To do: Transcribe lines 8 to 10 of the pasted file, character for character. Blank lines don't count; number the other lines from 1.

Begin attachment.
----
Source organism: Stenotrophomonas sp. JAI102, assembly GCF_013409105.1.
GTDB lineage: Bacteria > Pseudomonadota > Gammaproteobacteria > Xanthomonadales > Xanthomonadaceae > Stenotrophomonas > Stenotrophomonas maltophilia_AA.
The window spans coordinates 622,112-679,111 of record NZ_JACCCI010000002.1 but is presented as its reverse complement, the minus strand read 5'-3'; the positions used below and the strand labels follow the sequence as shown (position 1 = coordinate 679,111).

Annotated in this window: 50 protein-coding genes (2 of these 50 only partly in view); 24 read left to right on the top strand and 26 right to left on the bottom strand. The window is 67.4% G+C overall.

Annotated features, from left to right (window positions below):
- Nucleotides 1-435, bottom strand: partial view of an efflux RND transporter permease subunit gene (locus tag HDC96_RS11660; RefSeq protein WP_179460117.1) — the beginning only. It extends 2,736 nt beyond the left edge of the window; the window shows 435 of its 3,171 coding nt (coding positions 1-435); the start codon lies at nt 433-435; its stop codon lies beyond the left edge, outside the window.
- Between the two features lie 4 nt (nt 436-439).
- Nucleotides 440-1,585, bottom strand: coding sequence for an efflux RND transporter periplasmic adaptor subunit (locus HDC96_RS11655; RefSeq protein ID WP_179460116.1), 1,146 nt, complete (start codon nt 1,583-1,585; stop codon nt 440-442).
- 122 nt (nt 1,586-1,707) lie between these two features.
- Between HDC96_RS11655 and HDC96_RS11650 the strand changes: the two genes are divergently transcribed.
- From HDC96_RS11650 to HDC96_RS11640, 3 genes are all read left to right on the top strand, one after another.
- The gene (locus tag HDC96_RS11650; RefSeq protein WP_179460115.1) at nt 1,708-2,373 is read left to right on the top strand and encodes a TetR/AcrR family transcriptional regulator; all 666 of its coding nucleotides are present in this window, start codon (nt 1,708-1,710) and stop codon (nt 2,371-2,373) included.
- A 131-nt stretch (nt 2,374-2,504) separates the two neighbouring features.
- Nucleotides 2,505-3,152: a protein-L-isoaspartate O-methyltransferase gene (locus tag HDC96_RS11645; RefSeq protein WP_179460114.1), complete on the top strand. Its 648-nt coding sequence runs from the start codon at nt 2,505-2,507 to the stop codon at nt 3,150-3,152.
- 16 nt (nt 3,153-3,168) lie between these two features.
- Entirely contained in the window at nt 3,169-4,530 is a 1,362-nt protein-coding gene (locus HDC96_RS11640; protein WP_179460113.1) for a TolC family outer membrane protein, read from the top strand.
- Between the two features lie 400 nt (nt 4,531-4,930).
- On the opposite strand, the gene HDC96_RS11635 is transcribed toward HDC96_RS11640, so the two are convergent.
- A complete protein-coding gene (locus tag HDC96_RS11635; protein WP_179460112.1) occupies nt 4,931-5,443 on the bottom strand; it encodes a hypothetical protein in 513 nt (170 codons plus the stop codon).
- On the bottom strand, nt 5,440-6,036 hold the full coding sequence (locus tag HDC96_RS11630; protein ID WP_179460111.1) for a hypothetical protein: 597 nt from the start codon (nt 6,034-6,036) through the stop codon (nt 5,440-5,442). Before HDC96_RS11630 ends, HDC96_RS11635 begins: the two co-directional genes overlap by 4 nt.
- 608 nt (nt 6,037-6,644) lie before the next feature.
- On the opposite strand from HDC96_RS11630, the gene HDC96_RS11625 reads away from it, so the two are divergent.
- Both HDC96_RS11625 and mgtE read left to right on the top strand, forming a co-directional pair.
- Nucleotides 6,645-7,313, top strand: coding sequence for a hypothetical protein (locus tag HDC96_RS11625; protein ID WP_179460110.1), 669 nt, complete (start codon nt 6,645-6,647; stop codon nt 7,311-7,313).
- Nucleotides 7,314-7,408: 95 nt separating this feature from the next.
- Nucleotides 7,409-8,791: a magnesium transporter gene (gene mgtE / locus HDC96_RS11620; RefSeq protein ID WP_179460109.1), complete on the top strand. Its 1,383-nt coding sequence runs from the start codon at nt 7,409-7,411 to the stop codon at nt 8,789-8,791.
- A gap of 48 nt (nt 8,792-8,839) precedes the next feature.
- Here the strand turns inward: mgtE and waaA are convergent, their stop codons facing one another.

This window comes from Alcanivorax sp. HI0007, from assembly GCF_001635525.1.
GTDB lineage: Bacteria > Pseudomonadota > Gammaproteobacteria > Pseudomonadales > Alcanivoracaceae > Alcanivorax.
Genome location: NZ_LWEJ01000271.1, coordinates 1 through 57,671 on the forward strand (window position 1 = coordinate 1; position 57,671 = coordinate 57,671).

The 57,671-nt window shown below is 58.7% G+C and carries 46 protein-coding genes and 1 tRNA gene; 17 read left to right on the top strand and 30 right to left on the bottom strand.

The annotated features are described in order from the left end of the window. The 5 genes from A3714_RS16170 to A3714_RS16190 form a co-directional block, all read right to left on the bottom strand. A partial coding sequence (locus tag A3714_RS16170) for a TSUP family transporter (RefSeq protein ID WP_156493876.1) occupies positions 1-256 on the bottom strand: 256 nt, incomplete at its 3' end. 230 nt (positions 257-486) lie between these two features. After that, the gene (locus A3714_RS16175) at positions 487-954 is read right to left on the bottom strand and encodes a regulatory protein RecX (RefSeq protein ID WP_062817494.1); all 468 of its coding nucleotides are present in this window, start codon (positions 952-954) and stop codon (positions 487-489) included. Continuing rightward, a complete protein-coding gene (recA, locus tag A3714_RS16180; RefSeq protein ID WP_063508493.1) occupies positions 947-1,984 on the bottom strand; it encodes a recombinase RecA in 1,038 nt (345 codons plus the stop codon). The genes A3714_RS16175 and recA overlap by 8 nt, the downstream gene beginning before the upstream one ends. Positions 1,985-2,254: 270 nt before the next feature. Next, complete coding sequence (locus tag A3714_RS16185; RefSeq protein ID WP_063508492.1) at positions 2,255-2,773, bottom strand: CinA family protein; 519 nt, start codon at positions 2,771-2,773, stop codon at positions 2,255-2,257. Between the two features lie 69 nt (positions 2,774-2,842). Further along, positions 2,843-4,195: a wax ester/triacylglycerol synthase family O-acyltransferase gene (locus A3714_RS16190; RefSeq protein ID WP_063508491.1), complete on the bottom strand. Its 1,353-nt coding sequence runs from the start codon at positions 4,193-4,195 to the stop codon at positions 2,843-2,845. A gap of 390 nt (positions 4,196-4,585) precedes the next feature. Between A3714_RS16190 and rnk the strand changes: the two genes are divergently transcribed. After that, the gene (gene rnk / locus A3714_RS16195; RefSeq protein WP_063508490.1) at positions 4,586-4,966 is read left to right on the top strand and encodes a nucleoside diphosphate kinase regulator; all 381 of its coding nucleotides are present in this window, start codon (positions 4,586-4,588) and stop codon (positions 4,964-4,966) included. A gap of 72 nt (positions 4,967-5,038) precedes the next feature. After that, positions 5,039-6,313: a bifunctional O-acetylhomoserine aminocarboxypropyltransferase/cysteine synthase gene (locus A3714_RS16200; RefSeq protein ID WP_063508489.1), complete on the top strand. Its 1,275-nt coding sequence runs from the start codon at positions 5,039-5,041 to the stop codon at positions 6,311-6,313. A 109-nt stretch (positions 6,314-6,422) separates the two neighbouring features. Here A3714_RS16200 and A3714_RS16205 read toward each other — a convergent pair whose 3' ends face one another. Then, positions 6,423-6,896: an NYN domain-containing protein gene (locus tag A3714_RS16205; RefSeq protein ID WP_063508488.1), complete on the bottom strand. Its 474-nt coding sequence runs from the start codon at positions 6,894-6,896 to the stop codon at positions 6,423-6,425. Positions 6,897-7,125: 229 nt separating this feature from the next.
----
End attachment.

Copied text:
- Nucleotides 440-1,585, bottom strand: coding sequence for an efflux RND transporter periplasmic adaptor subunit (locus HDC96_RS11655; RefSeq protein ID WP_179460116.1), 1,146 nt, complete (start codon nt 1,583-1,585; stop codon nt 440-442).
- 122 nt (nt 1,586-1,707) lie between these two features.
- Between HDC96_RS11655 and HDC96_RS11650 the strand changes: the two genes are divergently transcribed.